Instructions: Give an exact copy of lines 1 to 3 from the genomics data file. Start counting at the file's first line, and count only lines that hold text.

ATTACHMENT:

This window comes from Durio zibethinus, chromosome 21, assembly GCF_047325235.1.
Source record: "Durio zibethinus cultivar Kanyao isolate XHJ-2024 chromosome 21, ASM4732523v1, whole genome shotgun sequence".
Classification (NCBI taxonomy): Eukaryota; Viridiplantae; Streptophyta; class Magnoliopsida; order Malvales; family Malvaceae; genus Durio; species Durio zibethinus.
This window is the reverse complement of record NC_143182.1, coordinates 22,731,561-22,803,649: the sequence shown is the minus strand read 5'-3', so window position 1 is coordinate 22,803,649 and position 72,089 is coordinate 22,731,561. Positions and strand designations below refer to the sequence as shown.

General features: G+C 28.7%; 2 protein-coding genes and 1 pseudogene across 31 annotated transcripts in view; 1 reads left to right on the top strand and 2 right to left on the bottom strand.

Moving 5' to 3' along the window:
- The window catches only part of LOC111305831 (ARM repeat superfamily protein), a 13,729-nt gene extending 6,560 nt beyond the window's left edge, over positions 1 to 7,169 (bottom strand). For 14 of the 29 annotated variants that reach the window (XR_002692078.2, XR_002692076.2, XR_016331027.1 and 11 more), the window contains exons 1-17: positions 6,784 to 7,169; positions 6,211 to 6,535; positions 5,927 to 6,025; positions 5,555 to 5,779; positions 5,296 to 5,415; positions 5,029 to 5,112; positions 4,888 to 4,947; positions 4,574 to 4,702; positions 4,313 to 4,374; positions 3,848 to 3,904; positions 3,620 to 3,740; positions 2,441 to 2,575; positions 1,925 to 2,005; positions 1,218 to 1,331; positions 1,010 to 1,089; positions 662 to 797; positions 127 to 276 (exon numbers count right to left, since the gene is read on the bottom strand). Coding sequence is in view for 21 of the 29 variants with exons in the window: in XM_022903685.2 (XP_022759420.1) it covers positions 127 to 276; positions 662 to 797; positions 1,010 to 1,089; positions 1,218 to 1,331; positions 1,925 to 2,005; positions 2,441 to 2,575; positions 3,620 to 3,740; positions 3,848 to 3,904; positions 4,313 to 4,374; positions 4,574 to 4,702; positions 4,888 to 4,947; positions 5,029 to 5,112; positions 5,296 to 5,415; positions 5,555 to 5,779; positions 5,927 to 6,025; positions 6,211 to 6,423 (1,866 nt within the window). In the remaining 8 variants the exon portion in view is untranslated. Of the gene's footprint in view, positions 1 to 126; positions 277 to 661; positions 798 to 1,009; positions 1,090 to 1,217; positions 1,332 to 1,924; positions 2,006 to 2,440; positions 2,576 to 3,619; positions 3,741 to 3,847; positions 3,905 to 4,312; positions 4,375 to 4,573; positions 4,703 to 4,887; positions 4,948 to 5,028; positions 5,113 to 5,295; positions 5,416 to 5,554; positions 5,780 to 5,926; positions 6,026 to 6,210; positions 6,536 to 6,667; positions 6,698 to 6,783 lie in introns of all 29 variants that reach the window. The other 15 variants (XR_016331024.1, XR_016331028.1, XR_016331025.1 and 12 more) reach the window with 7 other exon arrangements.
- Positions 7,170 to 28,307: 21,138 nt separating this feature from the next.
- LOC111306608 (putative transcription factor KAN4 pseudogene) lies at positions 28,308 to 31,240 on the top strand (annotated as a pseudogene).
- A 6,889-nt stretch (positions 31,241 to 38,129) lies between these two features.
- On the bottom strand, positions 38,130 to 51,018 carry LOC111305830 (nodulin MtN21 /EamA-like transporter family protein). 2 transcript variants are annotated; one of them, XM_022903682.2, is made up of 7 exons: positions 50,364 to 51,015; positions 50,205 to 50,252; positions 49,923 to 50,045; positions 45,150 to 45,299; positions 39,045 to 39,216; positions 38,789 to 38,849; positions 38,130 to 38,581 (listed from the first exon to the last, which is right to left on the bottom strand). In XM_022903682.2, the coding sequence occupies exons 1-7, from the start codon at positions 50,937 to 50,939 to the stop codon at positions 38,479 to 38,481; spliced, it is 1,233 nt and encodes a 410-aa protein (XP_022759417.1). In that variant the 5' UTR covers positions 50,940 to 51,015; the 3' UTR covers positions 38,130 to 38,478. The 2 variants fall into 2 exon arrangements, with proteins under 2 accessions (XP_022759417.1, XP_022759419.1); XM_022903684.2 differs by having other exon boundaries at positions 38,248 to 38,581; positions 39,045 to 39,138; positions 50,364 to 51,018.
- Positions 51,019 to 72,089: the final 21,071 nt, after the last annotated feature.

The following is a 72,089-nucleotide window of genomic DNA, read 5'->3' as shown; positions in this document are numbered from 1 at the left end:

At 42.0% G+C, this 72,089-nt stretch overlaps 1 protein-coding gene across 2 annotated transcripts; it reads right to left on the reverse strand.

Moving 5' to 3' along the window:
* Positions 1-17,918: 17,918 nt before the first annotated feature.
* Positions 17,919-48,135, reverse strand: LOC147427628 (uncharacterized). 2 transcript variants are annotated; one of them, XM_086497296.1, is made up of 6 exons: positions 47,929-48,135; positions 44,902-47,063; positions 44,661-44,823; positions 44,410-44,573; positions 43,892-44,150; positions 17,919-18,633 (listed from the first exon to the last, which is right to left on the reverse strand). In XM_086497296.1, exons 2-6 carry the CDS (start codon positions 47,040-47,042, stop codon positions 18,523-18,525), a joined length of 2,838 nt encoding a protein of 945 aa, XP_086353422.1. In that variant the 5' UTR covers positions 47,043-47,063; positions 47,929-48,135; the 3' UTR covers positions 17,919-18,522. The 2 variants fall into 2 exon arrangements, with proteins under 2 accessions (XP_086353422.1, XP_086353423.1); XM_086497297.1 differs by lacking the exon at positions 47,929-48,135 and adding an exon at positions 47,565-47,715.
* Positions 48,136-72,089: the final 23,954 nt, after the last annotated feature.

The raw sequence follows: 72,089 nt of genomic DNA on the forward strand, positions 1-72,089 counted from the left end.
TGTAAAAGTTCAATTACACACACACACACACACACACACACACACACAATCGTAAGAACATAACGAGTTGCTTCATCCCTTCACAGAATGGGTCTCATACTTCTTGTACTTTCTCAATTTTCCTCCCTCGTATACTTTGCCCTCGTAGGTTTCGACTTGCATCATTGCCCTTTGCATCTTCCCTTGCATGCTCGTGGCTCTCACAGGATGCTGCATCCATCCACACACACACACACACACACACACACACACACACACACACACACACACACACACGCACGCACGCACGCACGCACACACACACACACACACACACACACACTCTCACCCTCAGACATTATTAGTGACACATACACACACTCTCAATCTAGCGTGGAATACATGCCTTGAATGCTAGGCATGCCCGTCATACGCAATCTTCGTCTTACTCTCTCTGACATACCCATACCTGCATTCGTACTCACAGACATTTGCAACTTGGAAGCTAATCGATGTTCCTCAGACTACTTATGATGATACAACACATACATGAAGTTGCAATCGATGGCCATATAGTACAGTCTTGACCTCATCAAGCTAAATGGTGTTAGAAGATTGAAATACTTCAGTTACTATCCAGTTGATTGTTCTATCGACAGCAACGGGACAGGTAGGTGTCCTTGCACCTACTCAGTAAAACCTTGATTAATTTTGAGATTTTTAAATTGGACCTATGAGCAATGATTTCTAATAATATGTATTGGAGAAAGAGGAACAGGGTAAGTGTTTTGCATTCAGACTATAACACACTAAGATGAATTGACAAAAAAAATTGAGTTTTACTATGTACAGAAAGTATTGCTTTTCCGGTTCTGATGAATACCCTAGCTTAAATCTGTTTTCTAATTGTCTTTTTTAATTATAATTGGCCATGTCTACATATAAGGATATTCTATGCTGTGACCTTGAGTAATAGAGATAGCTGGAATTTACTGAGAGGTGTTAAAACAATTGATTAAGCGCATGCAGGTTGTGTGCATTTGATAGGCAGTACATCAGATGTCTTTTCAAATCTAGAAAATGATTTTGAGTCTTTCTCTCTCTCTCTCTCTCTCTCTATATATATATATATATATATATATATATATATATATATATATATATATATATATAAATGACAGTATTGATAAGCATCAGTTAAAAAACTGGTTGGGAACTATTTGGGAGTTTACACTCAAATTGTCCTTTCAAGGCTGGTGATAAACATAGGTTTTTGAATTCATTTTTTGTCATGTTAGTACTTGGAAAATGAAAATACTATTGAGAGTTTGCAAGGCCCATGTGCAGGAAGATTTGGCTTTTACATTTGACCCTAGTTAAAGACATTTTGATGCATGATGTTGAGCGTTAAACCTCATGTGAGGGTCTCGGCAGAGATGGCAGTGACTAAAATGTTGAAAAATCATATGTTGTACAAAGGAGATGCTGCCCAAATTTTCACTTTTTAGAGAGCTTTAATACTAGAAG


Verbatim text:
This window comes from Durio zibethinus, chromosome 21, assembly GCF_047325235.1.
Source record: "Durio zibethinus cultivar Kanyao isolate XHJ-2024 chromosome 21, ASM4732523v1, whole genome shotgun sequence".
Classification (NCBI taxonomy): Eukaryota; Viridiplantae; Streptophyta; class Magnoliopsida; order Malvales; family Malvaceae; genus Durio; species Durio zibethinus.